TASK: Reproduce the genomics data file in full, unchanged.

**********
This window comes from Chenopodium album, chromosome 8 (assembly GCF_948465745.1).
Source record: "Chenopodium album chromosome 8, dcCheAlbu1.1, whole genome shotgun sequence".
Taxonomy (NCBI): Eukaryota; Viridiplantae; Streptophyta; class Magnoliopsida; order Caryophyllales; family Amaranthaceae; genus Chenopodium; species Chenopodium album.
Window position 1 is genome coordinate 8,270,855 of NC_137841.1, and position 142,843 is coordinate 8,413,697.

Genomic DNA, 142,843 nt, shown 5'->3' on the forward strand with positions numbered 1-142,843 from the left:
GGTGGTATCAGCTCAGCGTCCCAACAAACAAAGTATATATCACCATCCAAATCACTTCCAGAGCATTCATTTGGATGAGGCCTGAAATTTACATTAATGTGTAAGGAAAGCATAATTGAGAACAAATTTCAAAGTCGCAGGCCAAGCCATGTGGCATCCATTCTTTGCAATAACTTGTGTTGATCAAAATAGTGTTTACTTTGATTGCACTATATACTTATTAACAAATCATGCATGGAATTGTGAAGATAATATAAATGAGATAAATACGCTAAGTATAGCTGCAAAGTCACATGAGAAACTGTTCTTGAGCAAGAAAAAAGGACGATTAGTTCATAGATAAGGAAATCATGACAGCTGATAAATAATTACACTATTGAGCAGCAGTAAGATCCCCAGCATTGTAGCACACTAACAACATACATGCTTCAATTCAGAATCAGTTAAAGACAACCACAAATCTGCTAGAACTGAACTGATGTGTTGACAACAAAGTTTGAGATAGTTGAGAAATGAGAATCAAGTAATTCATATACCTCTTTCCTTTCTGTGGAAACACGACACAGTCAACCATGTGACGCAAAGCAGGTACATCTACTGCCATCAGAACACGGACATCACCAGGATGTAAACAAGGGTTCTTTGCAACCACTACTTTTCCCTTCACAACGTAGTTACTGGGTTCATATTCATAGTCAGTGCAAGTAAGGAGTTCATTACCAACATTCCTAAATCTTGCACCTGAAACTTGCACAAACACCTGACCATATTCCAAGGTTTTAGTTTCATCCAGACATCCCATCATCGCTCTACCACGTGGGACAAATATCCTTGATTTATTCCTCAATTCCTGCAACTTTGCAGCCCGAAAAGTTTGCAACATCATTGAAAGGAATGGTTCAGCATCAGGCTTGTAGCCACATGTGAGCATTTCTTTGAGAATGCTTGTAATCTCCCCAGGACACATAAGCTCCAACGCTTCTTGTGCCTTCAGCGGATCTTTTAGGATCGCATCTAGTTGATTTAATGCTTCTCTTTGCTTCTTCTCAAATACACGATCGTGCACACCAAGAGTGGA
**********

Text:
This window comes from Chenopodium album, chromosome 8 (assembly GCF_948465745.1).
Source record: "Chenopodium album chromosome 8, dcCheAlbu1.1, whole genome shotgun sequence".
Taxonomy (NCBI): Eukaryota; Viridiplantae; Streptophyta; class Magnoliopsida; order Caryophyllales; family Amaranthaceae; genus Chenopodium; species Chenopodium album.
Window position 1 is genome coordinate 8,270,855 of NC_137841.1, and position 142,843 is coordinate 8,413,697.

Genomic DNA, 142,843 nt, shown 5'->3' on the forward strand with positions numbered 1-142,843 from the left:
GGTGGTATCAGCTCAGCGTCCCAACAAACAAAGTATATATCACCATCCAAATCACTTCCAGAGCATTCATTTGGATGAGGCCTGAAATTTACATTAATGTGTAAGGAAAGCATAATTGAGAACAAATTTCAAAGTCGCAGGCCAAGCCATGTGGCATCCATTCTTTGCAATAACTTGTGTTGATCAAAATAGTGTTTACTTTGATTGCACTATATACTTATTAACAAATCATGCATGGAATTGTGAAGATAATATAAATGAGATAAATACGCTAAGTATAGCTGCAAAGTCACATGAGAAACTGTTCTTGAGCAAGAAAAAAGGACGATTAGTTCATAGATAAGGAAATCATGACAGCTGATAAATAATTACACTATTGAGCAGCAGTAAGATCCCCAGCATTGTAGCACACTAACAACATACATGCTTCAATTCAGAATCAGTTAAAGACAACCACAAATCTGCTAGAACTGAACTGATGTGTTGACAACAAAGTTTGAGATAGTTGAGAAATGAGAATCAAGTAATTCATATACCTCTTTCCTTTCTGTGGAAACACGACACAGTCAACCATGTGACGCAAAGCAGGTACATCTACTGCCATCAGAACACGGACATCACCAGGATGTAAACAAGGGTTCTTTGCAACCACTACTTTTCCCTTCACAACGTAGTTACTGGGTTCATATTCATAGTCAGTGCAAGTAAGGAGTTCATTACCAACATTCCTAAATCTTGCACCTGAAACTTGCACAAACACCTGACCATATTCCAAGGTTTTAGTTTCATCCAGACATCCCATCATCGCTCTACCACGTGGGACAAATATCCTTGATTTATTCCTCAATTCCTGCAACTTTGCAGCCCGAAAAGTTTGCAACATCATTGAAAGGAATGGTTCAGCATCAGGCTTGTAGCCACATGTGAGCATTTCTTTGAGAATGCTTGTAATCTCCCCAGGACACATAAGCTCCAACGCTTCTTGTGCCTTCAGCGGATCTTTTAGGATCGCATCTAGTTGATTTAATGCTTCTCTTTGCTTCTTCTCAAATACACGATCGTGCACACCAAGAGTGGA